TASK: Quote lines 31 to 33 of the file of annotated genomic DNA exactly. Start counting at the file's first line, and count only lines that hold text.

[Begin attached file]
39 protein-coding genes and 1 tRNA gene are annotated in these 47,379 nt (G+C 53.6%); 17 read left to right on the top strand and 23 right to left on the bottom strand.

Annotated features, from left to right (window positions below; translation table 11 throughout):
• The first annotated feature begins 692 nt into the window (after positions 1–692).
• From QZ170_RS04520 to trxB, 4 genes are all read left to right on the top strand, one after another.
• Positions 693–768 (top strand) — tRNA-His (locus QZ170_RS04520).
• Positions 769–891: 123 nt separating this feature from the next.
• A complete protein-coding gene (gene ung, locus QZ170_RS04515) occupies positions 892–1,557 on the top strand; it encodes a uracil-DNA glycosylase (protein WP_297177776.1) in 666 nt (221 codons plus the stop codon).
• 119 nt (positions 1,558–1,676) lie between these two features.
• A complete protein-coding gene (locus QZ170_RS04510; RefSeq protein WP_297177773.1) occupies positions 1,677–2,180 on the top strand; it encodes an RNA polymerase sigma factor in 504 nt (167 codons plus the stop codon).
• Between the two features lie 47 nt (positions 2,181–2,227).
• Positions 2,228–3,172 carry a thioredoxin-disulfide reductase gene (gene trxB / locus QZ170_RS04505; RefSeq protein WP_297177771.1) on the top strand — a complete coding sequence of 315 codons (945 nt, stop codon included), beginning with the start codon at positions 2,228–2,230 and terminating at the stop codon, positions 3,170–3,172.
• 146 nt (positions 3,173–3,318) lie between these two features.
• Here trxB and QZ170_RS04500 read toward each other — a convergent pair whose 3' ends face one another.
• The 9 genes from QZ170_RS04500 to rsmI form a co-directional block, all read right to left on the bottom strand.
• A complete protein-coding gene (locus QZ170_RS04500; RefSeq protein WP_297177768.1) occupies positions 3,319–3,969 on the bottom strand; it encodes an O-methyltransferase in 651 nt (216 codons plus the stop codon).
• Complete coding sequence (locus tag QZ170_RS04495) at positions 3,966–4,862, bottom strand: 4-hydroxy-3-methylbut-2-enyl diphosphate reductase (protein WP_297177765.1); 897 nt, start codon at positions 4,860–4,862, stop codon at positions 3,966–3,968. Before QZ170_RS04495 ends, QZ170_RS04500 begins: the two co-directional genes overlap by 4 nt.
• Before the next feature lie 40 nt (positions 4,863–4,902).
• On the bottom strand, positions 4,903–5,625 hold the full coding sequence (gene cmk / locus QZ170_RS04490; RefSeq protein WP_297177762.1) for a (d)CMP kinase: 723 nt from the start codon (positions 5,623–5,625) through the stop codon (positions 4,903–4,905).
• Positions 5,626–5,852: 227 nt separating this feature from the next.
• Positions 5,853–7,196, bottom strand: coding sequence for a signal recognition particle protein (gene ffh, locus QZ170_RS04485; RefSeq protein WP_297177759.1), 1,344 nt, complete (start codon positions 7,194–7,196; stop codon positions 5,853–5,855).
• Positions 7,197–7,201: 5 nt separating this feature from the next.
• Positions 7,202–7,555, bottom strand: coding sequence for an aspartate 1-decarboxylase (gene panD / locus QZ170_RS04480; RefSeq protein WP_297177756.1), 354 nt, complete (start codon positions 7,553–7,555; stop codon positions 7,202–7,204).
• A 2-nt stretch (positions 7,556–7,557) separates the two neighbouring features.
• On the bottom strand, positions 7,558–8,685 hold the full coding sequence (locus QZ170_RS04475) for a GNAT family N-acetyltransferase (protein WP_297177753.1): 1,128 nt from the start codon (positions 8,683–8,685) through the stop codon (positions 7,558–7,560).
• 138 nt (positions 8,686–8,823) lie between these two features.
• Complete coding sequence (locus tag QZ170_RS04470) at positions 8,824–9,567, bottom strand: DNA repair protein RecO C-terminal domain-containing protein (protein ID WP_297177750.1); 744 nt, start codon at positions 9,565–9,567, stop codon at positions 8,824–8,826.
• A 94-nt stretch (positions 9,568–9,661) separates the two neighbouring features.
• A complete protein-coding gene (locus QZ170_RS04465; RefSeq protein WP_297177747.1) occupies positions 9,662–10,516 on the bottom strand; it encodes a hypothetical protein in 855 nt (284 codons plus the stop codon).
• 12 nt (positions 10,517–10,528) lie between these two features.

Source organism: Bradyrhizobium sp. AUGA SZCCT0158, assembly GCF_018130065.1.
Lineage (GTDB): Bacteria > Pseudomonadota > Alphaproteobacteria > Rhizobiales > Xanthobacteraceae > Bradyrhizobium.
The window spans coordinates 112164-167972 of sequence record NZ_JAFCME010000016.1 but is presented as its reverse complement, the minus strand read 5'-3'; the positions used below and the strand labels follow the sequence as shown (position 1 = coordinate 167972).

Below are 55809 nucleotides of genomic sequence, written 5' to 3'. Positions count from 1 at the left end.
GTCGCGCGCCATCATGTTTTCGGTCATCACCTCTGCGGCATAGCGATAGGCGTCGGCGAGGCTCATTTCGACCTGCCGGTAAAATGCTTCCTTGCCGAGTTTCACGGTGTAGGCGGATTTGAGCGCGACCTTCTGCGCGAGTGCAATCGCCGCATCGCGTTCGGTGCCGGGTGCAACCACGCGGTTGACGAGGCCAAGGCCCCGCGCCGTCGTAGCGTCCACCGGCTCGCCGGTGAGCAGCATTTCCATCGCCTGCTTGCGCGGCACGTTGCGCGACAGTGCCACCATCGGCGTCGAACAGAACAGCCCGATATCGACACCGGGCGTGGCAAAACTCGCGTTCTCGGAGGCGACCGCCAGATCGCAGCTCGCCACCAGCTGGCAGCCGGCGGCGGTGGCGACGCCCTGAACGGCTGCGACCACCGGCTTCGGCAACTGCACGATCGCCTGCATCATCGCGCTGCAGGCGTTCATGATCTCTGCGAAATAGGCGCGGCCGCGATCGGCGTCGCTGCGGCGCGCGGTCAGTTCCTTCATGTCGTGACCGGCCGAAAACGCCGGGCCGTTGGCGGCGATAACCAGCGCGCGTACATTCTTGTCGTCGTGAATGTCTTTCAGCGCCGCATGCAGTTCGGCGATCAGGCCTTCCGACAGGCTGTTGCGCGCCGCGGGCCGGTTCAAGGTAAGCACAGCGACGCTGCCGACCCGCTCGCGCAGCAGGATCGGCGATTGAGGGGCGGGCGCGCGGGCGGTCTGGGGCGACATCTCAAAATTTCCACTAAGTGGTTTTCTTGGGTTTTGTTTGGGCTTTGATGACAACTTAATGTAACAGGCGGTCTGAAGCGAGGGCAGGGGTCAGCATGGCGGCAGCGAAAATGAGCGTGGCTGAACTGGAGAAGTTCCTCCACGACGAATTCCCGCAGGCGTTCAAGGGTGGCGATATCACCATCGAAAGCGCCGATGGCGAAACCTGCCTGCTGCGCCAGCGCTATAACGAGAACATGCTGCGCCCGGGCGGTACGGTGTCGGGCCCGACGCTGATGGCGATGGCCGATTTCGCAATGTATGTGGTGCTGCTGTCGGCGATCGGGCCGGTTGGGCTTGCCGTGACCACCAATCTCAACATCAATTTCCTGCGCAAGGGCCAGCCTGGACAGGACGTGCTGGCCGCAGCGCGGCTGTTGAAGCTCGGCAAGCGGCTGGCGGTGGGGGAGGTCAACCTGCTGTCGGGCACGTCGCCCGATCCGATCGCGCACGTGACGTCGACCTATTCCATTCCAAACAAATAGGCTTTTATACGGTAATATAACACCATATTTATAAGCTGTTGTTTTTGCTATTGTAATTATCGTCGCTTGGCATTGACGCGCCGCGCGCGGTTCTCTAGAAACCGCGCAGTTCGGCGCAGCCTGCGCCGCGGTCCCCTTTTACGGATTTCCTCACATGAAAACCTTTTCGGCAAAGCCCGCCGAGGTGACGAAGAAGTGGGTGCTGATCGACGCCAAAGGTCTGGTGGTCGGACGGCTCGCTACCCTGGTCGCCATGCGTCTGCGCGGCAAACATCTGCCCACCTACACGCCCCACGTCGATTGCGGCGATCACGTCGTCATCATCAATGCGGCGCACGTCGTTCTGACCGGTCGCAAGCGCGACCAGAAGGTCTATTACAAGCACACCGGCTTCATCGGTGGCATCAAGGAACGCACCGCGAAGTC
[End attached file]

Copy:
Lineage (GTDB): Bacteria > Pseudomonadota > Alphaproteobacteria > Rhizobiales > Xanthobacteraceae > Bradyrhizobium.
The window spans coordinates 112164-167972 of sequence record NZ_JAFCME010000016.1 but is presented as its reverse complement, the minus strand read 5'-3'; the positions used below and the strand labels follow the sequence as shown (position 1 = coordinate 167972).

Below are 55809 nucleotides of genomic sequence, written 5' to 3'. Positions count from 1 at the left end.